The Joint Impact Model replaces the former Impact Model. This model was tailored specifically for FMO by Steward Redqueen, a consultancy firm specialized in impact and sustainability. FMO estimated the future (ex-ante) effects of our loans and investments on jobs supported in line with our ambition in 2015 to double our impact and half our footprint by 2020. We needed to know the future impact of new commitments, not the impact of our total outstanding portfolio.
Over the years other development finance institutions (DFIs) started using similar methodologies. Although the fundamentals used in these impact models are the same (input-output model), decisions on assumptions and the implementation of the model differed significantly, making results incomparable.
In January 2019, Proparco, CDC and FMO agreed to harmonize their methodologies on indirect jobs, using again the services of Steward Redqueen. This required aligning the methodologies, underlying macro data and client data used to run the new Joint Impact Model. Now, a year and a half later, the model will soon be made open access, making it accessible for all development banks and impact investors that wish to use the methodology. A big step forward in harmonizing impact measurement.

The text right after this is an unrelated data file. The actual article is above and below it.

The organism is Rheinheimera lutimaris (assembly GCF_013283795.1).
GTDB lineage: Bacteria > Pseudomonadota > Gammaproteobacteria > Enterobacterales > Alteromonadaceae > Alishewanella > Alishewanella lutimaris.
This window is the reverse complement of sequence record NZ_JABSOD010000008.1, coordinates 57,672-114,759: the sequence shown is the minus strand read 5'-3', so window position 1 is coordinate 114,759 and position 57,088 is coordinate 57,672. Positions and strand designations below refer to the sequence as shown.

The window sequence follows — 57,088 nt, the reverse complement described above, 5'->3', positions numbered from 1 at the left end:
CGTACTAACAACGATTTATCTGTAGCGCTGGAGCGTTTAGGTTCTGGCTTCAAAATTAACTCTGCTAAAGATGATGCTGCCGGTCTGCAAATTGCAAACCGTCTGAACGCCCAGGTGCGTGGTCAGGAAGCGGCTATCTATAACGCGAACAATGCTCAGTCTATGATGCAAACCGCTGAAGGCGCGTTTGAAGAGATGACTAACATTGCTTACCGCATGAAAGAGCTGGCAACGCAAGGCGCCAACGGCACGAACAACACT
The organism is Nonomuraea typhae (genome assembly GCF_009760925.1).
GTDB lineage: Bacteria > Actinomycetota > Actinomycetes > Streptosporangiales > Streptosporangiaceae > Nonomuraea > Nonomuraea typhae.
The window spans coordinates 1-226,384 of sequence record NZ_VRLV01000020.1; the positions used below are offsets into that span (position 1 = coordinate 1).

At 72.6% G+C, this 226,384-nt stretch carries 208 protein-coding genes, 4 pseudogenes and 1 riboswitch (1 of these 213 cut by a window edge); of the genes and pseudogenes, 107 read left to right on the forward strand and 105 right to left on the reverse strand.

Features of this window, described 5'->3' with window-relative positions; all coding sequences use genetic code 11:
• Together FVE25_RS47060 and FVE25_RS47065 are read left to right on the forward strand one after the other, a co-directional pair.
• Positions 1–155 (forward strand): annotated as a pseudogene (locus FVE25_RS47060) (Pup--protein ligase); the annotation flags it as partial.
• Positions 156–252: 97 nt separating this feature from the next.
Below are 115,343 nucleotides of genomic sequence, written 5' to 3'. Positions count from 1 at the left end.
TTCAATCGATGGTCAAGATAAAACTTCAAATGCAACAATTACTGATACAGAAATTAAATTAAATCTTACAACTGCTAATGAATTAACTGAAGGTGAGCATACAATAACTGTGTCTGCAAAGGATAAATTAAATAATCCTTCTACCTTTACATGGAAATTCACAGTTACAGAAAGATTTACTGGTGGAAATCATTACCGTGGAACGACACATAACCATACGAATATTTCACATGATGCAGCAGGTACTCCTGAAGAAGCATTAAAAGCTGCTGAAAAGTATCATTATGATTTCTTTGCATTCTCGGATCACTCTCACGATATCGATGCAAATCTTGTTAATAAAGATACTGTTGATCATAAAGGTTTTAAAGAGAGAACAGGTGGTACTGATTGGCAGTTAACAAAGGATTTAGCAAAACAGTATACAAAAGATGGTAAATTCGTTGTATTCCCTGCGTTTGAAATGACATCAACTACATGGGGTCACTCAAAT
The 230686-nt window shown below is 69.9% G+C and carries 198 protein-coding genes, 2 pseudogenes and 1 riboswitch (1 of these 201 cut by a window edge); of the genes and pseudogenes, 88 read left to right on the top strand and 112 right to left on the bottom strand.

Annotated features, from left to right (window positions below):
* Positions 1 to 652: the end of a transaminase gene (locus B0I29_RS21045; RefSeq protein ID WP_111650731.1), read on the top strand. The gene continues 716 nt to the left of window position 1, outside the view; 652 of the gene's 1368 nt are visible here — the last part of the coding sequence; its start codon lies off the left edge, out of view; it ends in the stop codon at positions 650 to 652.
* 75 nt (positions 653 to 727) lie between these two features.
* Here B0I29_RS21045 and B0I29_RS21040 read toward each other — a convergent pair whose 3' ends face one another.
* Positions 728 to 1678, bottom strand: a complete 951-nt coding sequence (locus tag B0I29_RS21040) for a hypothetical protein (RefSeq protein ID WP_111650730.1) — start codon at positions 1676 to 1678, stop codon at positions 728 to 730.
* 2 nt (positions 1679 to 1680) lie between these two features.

Estimation of the real world
We are proud to be part of the creation of the Joint Impact Model and the harmonisation it offers to Development Finance Institutions (DFIs) and Mulitlateral Development Banks (MDBs). Still it is important to note that it is used for estimating economy-wide effects - using the latest ILO and World Bank data – and remains an estimation of the real world.
Recent impacts from COVID-19 and other worldwide crises are considered but with a delay due to the macroeconomic data falling a few years behind. A working group will be exploring how to use the Joint Impact Model to provide insights into the most efficient sectors to invest in so as to tackle unemployment. Identifying these key sectors may help to balance out the negative impacts of COVID-19.
The model is a work in progress. We expect the underlying numbers to change as we test with partners - currently there are 15 DFIs, MBDs, and other private investors -, add studies and find more ways to harmonize and agree on methodologies, as well as improve our data collection methods.
More information on the model and the underlying assumptions is available on our public website: Joint Impact Model.